John and Muriel Ridland, youngsters themselves when they came to UCSB in ’61, have seen some action; decades of quotidian flux, friends come and gone, their adoptive home campus realizing itself in architectural leaps and bounds. Always there was Little John, a still-point in the colorful, circuitous commotion of their headlong lives, a striking figure viewed through an increasingly frosted pane of glass as hours and years carried the Ridlands forward. Little John is six years old.
“As the years went along, day by day, hour by hour, the scrapings of sorrow grew louder and darker until they eclipsed the joys,” John says now, “and inevitably drowned them out in his last weeks. Yet even then he could reach for happiness…”
“There was one smile, however, very late in his life, whose special light put in question, for a moment only and in an inconceivable contradiction, the whole system by which they understood him. It had been a smile that seemed to show not just appreciation but comprehension. He died the next day.” – John Ridland, Epitome and Epiphany
First and Last Kisses
To the question, does Little John still inhabit your dreams? John Ridland says this: “I have to suppose there have been more dreams of him, but I don’t dream, or remember what dreams I have, very much.” A heart-twisting reminder, perhaps, of the elastic gulf between “today” and a largely inapproachable “yesterday” whose resonances are felt most deeply in dreams. This is where Little John yet lives.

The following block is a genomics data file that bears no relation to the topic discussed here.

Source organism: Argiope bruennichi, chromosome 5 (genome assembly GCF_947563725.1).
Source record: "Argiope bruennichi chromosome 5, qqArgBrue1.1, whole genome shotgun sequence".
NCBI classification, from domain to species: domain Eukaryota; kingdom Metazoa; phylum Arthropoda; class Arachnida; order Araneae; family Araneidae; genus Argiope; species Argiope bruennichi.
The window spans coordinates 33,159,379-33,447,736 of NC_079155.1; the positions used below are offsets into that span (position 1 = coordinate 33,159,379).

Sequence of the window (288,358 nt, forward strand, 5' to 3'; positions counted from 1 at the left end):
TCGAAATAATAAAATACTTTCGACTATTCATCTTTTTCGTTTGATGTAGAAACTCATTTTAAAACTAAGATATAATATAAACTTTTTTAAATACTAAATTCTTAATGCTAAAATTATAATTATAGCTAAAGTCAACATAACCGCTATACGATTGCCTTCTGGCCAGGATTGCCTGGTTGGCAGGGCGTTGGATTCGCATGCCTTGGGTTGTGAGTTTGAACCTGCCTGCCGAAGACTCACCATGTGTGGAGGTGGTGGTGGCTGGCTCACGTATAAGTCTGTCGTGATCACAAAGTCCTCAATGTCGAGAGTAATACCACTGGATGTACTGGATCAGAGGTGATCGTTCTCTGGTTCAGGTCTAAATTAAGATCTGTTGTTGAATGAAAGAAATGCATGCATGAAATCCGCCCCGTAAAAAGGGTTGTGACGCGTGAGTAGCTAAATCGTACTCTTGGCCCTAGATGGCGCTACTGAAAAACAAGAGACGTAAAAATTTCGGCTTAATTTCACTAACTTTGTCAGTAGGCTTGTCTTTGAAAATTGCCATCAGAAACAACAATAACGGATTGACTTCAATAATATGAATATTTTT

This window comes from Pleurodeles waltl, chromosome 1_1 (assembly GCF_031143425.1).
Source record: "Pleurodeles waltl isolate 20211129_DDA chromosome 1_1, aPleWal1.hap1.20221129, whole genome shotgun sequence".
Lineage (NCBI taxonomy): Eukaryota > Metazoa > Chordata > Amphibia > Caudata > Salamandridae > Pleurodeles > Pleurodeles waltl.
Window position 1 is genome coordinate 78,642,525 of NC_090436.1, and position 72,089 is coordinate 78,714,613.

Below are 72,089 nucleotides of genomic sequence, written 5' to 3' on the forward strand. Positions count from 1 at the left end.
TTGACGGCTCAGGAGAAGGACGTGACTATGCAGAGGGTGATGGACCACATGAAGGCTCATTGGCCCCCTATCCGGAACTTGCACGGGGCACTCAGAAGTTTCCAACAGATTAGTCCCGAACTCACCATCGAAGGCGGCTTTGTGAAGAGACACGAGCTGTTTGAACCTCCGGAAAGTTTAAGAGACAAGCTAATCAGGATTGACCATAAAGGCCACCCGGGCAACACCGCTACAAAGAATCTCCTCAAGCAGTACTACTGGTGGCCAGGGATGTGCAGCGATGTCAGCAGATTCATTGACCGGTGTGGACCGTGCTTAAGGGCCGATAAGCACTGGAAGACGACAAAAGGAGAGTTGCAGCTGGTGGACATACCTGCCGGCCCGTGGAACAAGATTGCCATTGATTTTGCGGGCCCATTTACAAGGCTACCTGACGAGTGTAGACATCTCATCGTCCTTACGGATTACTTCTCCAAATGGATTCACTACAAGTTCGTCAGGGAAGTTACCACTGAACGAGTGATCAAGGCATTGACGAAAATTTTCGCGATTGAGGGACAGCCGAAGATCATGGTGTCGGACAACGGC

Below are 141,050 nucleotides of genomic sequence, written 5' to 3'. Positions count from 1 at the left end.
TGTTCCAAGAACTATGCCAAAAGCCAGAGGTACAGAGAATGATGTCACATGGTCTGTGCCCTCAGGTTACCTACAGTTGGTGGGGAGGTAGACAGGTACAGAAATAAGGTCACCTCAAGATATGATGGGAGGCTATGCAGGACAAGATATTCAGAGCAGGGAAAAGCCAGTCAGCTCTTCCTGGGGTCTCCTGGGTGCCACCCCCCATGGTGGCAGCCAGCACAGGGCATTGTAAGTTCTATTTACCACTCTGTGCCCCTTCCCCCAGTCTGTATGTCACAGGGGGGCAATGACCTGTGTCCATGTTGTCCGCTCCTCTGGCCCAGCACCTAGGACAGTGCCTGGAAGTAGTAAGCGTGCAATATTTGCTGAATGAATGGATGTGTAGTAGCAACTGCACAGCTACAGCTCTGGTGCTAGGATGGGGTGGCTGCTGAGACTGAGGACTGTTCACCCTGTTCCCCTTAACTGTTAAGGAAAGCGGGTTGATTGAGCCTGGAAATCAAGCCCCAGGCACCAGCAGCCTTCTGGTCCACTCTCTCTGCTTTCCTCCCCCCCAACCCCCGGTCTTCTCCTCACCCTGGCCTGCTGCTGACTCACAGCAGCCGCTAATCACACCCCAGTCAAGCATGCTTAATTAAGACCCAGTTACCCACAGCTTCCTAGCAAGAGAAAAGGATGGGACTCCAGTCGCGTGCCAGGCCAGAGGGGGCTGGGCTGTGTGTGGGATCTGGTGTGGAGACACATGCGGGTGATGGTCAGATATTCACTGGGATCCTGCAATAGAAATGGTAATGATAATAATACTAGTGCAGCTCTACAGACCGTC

At physical death, all our memories and hoarded sensations, our Information Architecture (as certain forgiving scientists are hesitantly calling it) may be a flotilla of faintly concentrated light headed for the stars – bearing outward that picnic in the woods with your parents, Friday night ball games back in school, the time you slammed your thumb in the car door, dad’s rare laughter when in the presence of your uncle, your utterly electric first kiss, Little John’s toothy, incandescent smile… the race’s collective treasure chest of cherished neuronal mementos.
Can these things be obliterated? Thermodynamics says no. Did you fail that 4th-period physics quiz?
Yes, it can be jarring—insufferable, that is—to imagine the end of the body, the end of a beloved son, say. Time doesn’t stand still. But. Glass half-full – moment by moment, at this very moment, and everywhere you can imagine – innumerable First Kisses and Toothy Smiles are being liberated to drift away like fireflies, happily wander the Big Room, and haunt. Alongside a footloose Little John.